Reexamination of tympanic membrane temperature as a core temperature

Kent T Sato, Neal L. Kane, Gyula Soos, Carl V. Gisolfi, Narihiko Kondo, Kenzo Sato*

*Corresponding author for this work

Research output: Contribution to journalArticlepeer-review

69 Scopus citations

Abstract

Controversies surrounding tympanic temperature (T(ty)) itself and techniques for measuring it have dampened the potential usefulness of T(ty) in determining core temperature (operationally defined here as the body temperature taken at a deep body site). The present study was designed to address the following questions. 1) Can a tympanic membrane probe be made that is safer and more reliable than its predecessors? 2) Why is the effect of facial cooling and heating on T(ty) so inconsistent in reports from different laboratories? 3) Is T(ty) still useful as a measure of core temperature? Data from this study, obtained with a modified thermocouple probe, suggest that the widely reported facial skin cooling effect on T(ty) is most probably due to thermal contamination from the surrounding ear canal wall and/or suboptimal contact of the probe sensor with the tympanic membrane because 1) T(ty) that fell during facial cooling was increased to the precooling level by the repositioning of the probe sensor; 2) T(ty) determined by using a probe with a larger sensor area (the sensor soldered to a steel wire ring) tended to fall in response to facial cooling, whereas T(ty) determined with a thermally insulated probe ring did not; and 3) T(ty) obtained under careful positioning of the insulated probe was relatively insensitive to facial cooling or heating. Because T(ty) was practically identical to esophageal temperature (T(es)) in the steady state, i.e., 36.83 ± 0.20 (SD)°C for T(ty) and 36.87 ± 0.16°C for T(es) at room temperature (n = 11), and because facial cooling had little effect on both T(ty) and T(es) (36.86 ± 0.17°C for T(ty) and 36.86 ± 0.26°C for T(es) during facial or scalp skin cooling), we support the postulate that T(ty) is a good measure of core temperature. The temperature transient in response to foot warming was detected 5 min (n = 2) faster with T(ty) than with T(es). Thus, with further improvements in the design of the probe, T(ty) can become a standard for determination of core body temperature.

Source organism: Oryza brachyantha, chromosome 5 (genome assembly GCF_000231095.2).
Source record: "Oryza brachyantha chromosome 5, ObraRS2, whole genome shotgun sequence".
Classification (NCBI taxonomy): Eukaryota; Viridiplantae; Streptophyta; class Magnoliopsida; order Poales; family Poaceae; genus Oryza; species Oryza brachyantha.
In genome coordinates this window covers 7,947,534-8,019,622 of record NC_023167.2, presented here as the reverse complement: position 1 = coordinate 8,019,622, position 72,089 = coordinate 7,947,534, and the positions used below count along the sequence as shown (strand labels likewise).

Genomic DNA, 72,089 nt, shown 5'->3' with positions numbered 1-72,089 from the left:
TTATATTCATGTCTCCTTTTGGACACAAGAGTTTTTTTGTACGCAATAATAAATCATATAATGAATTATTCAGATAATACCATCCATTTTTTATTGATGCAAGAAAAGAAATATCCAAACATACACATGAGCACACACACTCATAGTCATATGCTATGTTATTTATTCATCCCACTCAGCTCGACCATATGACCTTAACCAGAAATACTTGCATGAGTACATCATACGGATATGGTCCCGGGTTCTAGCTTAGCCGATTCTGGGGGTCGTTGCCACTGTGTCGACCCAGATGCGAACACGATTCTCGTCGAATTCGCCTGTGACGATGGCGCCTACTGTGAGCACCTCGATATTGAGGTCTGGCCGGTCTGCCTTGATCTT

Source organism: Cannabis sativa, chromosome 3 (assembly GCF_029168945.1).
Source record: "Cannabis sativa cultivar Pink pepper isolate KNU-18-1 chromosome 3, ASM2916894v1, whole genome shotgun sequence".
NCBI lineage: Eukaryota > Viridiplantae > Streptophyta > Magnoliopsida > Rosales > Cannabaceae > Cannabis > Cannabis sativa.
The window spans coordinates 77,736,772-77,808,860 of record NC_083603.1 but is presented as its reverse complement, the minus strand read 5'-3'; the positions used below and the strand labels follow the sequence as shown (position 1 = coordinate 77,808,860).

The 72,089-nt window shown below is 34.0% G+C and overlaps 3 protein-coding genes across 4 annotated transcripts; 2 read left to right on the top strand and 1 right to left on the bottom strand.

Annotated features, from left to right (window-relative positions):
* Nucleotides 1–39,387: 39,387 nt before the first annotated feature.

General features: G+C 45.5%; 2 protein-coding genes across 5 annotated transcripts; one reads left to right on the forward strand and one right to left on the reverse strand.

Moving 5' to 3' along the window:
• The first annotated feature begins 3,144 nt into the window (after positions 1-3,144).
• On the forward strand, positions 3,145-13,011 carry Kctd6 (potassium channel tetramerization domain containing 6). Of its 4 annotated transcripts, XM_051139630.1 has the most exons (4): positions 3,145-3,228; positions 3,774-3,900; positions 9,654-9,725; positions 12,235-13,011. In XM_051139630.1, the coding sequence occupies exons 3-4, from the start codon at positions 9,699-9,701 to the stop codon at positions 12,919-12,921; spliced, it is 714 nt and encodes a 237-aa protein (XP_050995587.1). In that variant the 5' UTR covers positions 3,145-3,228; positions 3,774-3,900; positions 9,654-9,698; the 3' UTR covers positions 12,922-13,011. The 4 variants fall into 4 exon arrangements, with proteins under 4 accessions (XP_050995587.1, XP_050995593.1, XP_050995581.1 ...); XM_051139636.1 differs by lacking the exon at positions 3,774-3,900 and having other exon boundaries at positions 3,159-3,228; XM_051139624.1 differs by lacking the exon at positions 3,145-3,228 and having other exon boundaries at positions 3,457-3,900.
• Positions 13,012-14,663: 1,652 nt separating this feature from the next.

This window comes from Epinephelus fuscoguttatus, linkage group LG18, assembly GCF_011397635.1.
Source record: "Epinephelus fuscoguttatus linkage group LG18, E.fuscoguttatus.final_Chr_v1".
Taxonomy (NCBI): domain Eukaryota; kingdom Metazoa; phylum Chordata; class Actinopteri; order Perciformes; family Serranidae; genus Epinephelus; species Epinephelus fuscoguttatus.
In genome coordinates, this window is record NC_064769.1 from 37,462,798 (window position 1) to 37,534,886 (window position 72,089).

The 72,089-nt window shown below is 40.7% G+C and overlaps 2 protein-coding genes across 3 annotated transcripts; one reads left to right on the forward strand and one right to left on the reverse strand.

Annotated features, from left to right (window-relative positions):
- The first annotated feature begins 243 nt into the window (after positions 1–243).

Original languageEnglish (US)
Pages (from-to)1233-1239
Number of pages7
JournalJournal of applied physiology
Volume80
Issue number4
DOIs
StatePublished - Apr 1996

Keywords

  • esophageal temperature
  • temperature
  • thermal transient
  • thermocouple probe
  • tympanic temperature

ASJC Scopus subject areas

  • Physiology
  • Physiology (medical)

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